Vision can have a huge impact on a child’s education, which is one reason why vision screening is so important when they’re young.
The Lions Club believes has been promoting good vision, especially for children, through donated eyeglasses and free vision screenings practically since it came into being, according to local Lion Jeline Harclerode.
The club’s mission continues Thursday, when the local Lions Club performs a free vision screening from 9 a.m. - noon at the Emporia Public Library during story time.
Youth Services Manager Lori Heller said a lot of children attend story times on Thursdays. She wasn’t sure how many children might show up to the screening, but said Thursday story times were especially popular.
“We thought this would be a great extra service to offer for them,” she said. “It’s a real easy way to screen children 6 months and up. It takes a minute or less to do the screening.”
Lions Club members are not medical professionals, as Harclerode noted, so they can’t diagnose the children they screen, but they’ll note any problems or potential problems and refer children to eye doctors, if needed.
“Hopefully this will be a great opportunity for the families that come to the library,” Heller said.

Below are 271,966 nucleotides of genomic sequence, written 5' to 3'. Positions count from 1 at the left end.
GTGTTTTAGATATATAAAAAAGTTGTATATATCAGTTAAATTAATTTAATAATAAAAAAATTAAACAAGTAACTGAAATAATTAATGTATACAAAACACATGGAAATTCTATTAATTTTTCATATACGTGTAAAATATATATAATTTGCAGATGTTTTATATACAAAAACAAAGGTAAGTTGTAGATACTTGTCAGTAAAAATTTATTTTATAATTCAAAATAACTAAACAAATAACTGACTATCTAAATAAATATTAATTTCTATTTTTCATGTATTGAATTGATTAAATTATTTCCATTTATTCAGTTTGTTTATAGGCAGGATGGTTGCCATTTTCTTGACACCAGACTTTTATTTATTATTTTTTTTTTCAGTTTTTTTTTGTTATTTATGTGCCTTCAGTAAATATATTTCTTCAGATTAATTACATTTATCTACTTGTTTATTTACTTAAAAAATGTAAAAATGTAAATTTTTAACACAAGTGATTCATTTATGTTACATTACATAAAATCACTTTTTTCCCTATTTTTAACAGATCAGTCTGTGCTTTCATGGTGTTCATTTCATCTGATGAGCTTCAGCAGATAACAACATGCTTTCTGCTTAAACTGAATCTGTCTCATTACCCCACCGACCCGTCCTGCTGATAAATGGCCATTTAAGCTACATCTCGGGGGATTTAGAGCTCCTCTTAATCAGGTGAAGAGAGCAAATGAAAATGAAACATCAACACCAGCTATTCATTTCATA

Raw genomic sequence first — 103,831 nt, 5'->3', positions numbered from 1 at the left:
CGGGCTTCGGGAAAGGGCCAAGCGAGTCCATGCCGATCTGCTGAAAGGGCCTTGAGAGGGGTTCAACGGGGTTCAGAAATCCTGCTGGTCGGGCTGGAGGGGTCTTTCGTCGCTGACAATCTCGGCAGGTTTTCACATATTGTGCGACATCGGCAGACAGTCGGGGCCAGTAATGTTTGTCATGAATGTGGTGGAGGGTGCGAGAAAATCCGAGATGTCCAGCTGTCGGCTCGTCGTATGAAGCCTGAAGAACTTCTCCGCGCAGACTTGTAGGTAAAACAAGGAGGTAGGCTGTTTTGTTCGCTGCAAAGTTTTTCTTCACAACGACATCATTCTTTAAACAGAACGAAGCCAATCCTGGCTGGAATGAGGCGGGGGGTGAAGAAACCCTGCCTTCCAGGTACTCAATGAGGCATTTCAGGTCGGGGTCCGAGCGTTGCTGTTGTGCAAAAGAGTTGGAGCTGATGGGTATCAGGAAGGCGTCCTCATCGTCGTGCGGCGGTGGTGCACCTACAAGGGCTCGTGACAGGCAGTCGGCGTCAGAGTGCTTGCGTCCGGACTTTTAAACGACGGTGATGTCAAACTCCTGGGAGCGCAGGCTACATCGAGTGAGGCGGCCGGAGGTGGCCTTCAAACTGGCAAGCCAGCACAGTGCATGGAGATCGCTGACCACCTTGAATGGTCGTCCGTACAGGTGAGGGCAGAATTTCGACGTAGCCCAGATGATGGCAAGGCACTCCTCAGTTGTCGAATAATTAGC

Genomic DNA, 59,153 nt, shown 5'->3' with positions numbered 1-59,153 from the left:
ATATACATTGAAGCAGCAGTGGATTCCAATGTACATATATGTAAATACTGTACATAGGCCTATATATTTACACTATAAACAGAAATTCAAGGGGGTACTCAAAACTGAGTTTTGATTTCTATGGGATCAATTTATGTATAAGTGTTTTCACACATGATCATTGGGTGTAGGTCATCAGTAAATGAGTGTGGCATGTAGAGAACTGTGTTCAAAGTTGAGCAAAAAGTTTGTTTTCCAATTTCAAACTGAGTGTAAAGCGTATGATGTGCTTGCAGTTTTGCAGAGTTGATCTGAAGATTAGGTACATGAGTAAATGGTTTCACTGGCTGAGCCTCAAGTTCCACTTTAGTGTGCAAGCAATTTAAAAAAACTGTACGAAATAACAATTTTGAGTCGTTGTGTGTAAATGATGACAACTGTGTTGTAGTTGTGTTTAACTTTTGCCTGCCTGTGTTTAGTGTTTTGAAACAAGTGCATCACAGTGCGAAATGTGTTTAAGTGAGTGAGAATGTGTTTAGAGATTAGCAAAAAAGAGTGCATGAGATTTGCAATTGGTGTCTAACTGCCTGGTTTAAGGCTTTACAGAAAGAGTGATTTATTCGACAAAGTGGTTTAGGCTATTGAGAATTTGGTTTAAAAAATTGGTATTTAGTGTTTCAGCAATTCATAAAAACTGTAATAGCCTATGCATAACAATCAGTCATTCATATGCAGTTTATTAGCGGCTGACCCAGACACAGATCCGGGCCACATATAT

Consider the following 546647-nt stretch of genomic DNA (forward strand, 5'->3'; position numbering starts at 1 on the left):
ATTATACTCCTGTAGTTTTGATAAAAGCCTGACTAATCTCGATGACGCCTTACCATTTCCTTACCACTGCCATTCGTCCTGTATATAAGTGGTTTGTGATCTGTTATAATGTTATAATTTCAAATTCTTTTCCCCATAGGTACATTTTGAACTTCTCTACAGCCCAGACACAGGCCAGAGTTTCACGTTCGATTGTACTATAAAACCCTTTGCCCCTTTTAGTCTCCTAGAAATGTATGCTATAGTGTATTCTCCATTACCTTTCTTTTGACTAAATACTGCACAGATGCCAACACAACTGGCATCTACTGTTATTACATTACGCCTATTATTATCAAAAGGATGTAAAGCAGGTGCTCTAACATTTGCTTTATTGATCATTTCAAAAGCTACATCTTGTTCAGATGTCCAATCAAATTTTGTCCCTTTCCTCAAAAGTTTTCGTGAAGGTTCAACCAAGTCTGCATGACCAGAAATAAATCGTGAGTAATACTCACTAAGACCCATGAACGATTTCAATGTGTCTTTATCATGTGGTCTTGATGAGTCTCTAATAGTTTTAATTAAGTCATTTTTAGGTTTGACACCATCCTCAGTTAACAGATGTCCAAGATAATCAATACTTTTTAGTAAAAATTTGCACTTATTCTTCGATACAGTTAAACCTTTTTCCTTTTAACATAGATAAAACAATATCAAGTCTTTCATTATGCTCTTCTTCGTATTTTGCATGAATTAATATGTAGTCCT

Children with undiagnosed vision problems can struggle in school, especially with reading.
“We are all about early literacy,” Heller said.
She isn’t sure if the library will ask the Lions Club to perform future screenings. As of right now, this is the only story hour screening the library has planned. However, Heller said, if it goes well, there could one day be a repeat.
According to Harclerode, the club performs screenings elsewhere. Members have held screenings for kindergarteners at several local elementary schools.
“They say — from what we’ve read and we go through training to be able to (screen) — that 80 percent of all learning comes through the eyes,” she said. “Vision problems, then, in school can become a real issue if they’re not diagnosed and treated. So that’s our focus is to help them stand the best chance of performing in school.”
She said the club’s spot vision screener is a recent purchase and an expensive one — the machines cost about $7,000. The club used a grant from the Emporia Community Foundation and the Cleve Cook Foundation to purchase its machine, Harclerode said. It screens for six different vision problems.
“We’ve made more contacts and even gotten into private daycares in the community as well as contacting all the preschools,” she said.
The club’s goal is to have every child in Emporia screened before they’re 6 years old, Harclerode said, and do some outreach in other nearby communities.
“If it determines that they need to see an eye doctor and possibly have exercises or something else — we know that that’s most successful before the age of 6,” she said. “We can screen all ages, but our primary focus is before the age of 6.”
Daycares and similar services are welcome to contact the Lions Club if they’d like to arrange a free vision screening of their own, Harclerode said.
To set up a screening, call Harclerode at 343-3210 or email email@example.com.
For more information on the upcoming screening at the library or for more information on EPL programs, call 340-6462.